Here’s a roundup of what you can find in a single sentence on Yahoo! Style: A misspelling of roundup, a noun (round up, two words, is a phrasal verb) and a mistake that shines brighter than diamonds:
Yahoo! just launched a new site called Yahoo! Style. I immediately thought that it must be better written than the rest of Yahoo!; after all, it was new! Wouldn’t the Internet giant invest in the quality of the writing of a new site? Wouldn’t Yahoo! finally hire competent editors to ensure the success of Style? I was hopeful as I jumped at the opportunity to read an article by Style’s editor in chef. Now there’s a person who must appreciate the need for quality writing.
The title promised info on dressing for extreme temperatures, so I’m thinking the heat of summer and the cold of the dead of winter:
By the time I’d finished the article, I’d learned about dressing for heat and for that other temperature extreme — rain. But I shouldn’t have been surprised that the writer (the editor in chief!) couldn’t figure out what he was supposed to be writing about. The more I read the more I realized he probably couldn’t figure out what language he was supposed to be writing in.
Here he takes a serious subject like global warming and reveals its true threat to humanity: It wrecks havoc on fashion:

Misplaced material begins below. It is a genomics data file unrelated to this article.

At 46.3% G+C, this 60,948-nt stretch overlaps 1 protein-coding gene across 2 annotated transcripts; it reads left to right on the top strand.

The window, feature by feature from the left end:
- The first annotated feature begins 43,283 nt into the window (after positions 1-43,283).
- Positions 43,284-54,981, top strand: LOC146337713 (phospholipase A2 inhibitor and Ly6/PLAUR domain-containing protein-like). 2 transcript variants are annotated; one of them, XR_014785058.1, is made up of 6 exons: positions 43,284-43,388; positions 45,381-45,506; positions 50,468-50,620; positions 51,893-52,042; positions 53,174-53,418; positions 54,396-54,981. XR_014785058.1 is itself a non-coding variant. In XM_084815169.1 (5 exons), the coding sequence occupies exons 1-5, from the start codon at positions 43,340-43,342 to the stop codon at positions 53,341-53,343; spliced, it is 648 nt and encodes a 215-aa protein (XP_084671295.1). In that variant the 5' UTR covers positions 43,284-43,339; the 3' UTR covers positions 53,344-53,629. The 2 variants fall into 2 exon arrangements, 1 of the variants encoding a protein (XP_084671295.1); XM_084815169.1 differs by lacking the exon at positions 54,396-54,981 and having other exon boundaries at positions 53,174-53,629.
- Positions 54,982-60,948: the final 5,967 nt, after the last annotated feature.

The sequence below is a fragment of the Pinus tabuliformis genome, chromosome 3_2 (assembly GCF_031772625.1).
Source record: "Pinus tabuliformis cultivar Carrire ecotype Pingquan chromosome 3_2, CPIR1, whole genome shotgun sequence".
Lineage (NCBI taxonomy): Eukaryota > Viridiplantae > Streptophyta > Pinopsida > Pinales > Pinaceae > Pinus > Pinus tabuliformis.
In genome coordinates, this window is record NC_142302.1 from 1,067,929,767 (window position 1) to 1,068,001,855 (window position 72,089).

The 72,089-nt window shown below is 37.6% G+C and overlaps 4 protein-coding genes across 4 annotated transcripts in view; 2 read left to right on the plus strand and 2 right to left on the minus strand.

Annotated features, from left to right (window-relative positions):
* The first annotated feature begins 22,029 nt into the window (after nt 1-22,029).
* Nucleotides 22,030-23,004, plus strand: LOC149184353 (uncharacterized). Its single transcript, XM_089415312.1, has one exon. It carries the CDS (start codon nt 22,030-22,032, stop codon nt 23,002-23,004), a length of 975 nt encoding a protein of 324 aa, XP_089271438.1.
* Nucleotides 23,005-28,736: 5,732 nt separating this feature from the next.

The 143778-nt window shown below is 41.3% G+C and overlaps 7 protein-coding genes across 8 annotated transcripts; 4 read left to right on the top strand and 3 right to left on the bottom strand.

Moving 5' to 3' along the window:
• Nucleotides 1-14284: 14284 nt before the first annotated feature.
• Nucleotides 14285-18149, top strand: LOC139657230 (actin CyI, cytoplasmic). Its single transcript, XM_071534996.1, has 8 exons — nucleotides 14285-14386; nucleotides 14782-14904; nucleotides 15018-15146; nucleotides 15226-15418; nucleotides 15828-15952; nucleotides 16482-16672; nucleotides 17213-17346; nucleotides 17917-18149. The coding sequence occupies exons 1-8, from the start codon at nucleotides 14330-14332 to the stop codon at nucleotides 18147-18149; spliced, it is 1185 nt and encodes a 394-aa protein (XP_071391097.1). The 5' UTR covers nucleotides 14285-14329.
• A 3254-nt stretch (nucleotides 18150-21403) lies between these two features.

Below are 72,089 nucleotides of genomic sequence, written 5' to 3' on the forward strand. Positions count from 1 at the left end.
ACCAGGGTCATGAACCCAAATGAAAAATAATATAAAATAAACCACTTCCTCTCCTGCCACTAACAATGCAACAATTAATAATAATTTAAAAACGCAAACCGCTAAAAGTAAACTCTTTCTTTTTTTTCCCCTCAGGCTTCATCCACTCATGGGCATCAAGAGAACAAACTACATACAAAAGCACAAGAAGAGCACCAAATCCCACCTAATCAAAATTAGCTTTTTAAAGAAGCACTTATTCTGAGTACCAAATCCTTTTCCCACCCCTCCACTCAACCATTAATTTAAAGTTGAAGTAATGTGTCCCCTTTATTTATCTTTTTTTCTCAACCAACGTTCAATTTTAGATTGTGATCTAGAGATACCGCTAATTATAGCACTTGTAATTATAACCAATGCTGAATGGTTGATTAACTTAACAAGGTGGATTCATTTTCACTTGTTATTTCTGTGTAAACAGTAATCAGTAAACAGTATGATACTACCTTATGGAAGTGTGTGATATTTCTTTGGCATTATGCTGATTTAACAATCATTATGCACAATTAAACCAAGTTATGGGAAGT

Well, wrecking havoc sounds good to me; that would be destroying chaos. It’d be much worse if it were wreaking (or bringing about) havoc.
Then, I read this use of then instead of than:
I’m going to try to ignore the advice, which doesn’t exactly seem like it’s meant for the woman of the twenty-first century, and focus on the writing, which kinda sucks:
When I read this, I thought wearing cotton over silk sounded odd for dressing for hot weather:
But the writer (the editor in chief!) meant “prefer cotton over silk.” The rest of the stream-of-consciousness writing alleges that cottons allows [sic] the body to breath. Believe me, if your body ain’t breathing, wearing cotton isn’t going to help. The writer meant that cotton is preferable because cotton breaths (that is, it allows air to pass through it).
So, am I hopeful that Yahoo! Style will provide quality content? Not if it’s written by Yahoo! writers (and the editor in chief).
Want grammatically correct writing? Then Yahoo! Shine is not for you:
Question: What’s better than this description on Yahoo! Shine?
Answer: This would be better than it is if the writer had used than instead of then. Then, it would have been correct.
This is no worse than normal errors you’ll find on Yahoo!. This time it’s from Yahoo! Screen:
Is this a new record for Yahoo! Shine? One sentence, three goofs: than instead of then, a missing the, and break instead of brake.
If you think that this is correct, then chances are you work for Yahoo! Shine:
If you can’t stand homophonic errors, then you shouldn’t be reading Yahoo! Shine. Especially this:
This writer is a loose cannon, who can screw up something as simple as a book title. (Huck Finn is a character; the book is “The Adventures of Huckleberry Finn.”)
I assume that the “cannon” she refers to is Christopher Cannon, the author of “The Grounds of English Literature.” But that makes no sense. This loose cannon doesn’t know the difference between a large weapon that fires large balls and a group of literary works (that would be a canon).